Title: The Heartbeat Thief
Author: Ash Krafton
Haunted by a crushing fear of death, a young Victorian woman discovers the secret of eternal youth–she must surrender her life to attain it, and steal heartbeats to keep it.
In 1860 Surrey, a young woman has only one occupation: to marry. Senza Fyne is beautiful, intelligent, and lacks neither wealth nor connections. Finding a husband shouldn’t be difficult, not when she has her entire life before her. But it’s not life that preoccupies her thoughts. It’s death–and that shadowy spectre haunts her every step.
So does Mr. Knell. Heart-thumpingly attractive, obviously eligible–he’d be her perfect match if only he wasn’t so macabre. All his talk about death, all that teasing about knowing how to avoid it…
When her mother arranges a courtship with another man, Senza is desperate for escape from a dull prescripted destiny. Impulsively, she takes Knell up on his offer. He casts a spell that frees her from the cruelty of time and the threat of death–but at a steep price. In order to maintain eternal youth, she must feed on the heartbeats of others.
From the posh London season to the back alleys of Whitechapel, across the Channel, across the Pond, across the seas of Time…
How far will Senza Fyne go to avoid Death?
In my honest opinion, I feel like The Heartbeat Thief was written for me. It is right down my alley – a dark, historical fantasy – and it couldn’t have been more brilliantly done. The originality was outstanding, and Ash Krafton’s style added a perfect poetic feel to this novel – very reminiscent of Edgar Allen Poe.
First of all, the play on vanity in this novel is something that always fascinates me. Senza is a character perfect for today’s times. She is obsessed with staying young and beautiful forever, and her fear of growing old and dying is a widespread fear for almost anyone. Krafton did a wonderful job of forcing the reader to face their fears, while adding fantasy elements that are extremely believable. Her novel didn’t seem like it was worlds away; instead, it made me believe that the situations presented could happen to anyone. One of my favorite examples of Krafton’s poetic writing style is seen below, and it is one of the best sentences I have ever read in a piece of literature:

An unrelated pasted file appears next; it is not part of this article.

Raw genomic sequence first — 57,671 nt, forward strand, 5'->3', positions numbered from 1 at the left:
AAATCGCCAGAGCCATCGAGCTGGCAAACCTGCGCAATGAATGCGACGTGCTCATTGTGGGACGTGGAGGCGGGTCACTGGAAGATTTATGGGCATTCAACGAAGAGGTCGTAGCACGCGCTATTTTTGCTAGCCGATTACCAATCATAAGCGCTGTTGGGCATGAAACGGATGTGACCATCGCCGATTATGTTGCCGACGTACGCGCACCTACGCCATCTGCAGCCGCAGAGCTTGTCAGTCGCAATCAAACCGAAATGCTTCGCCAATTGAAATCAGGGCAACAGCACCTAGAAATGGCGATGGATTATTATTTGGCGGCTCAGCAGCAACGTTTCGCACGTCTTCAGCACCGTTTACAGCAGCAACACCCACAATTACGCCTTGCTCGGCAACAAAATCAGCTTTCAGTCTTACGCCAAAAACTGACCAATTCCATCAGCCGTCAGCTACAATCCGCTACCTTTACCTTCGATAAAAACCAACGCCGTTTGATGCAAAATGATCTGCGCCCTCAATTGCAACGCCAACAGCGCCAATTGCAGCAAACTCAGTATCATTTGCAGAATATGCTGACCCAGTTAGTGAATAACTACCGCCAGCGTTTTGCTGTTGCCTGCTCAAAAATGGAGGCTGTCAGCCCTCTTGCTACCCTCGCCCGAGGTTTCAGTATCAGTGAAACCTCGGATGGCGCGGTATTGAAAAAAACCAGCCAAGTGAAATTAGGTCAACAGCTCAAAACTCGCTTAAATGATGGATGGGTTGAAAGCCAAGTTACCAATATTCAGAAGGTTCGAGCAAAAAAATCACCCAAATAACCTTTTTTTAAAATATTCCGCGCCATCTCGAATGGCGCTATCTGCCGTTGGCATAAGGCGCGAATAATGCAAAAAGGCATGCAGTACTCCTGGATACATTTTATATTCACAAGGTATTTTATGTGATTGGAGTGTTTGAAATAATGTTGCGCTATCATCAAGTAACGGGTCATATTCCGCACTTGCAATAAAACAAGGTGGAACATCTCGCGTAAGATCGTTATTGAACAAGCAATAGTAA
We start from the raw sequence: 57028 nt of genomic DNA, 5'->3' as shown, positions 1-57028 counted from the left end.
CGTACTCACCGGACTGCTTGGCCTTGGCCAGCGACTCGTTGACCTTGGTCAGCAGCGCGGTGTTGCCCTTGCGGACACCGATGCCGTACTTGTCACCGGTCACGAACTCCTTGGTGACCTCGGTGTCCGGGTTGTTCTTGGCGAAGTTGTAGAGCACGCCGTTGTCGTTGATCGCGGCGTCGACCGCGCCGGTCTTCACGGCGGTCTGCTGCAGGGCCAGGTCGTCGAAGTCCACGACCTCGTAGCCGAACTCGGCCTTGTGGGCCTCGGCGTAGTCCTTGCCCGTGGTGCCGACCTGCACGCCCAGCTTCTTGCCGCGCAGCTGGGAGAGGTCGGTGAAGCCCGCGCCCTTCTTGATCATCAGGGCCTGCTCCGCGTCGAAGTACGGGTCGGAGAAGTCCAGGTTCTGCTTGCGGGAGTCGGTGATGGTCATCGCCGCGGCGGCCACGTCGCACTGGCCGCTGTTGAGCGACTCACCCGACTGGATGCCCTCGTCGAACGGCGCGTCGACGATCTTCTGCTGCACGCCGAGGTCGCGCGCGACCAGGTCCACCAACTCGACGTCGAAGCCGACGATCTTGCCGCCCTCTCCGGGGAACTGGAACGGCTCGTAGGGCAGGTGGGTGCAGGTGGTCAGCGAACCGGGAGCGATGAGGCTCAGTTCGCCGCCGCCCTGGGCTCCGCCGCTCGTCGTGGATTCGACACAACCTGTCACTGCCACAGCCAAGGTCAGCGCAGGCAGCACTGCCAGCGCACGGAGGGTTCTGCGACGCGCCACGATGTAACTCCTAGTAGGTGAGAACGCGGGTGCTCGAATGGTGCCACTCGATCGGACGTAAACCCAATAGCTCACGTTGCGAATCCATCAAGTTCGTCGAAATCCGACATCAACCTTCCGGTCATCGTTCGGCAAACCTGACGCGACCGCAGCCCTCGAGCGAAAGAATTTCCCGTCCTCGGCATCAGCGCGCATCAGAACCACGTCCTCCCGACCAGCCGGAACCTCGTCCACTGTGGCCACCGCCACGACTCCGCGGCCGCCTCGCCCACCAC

“Moonlight spilled down its silvery veil upon the passengers in the Fyne family carriage, adding another sheen of splendor to their finery.”
I also found that the novel’s historical elements were accurate and realistic as well, which is always important when it comes to historical fiction. Every aspect of this novel amazed me, and it opened me up to a story much different than anything I have read recently, which was refreshing. I also fell in love with the cover of this book, and I felt that it complimented the story well.
Krafton is one of those rare authors who possesses the techniques of some of our world’s great authors, and reading her novel was like reading a classic. If you are looking for a novel featuring elements of the great authors of our time, such as Jane Austen, then The Heartbeat Thief is perfect for you.
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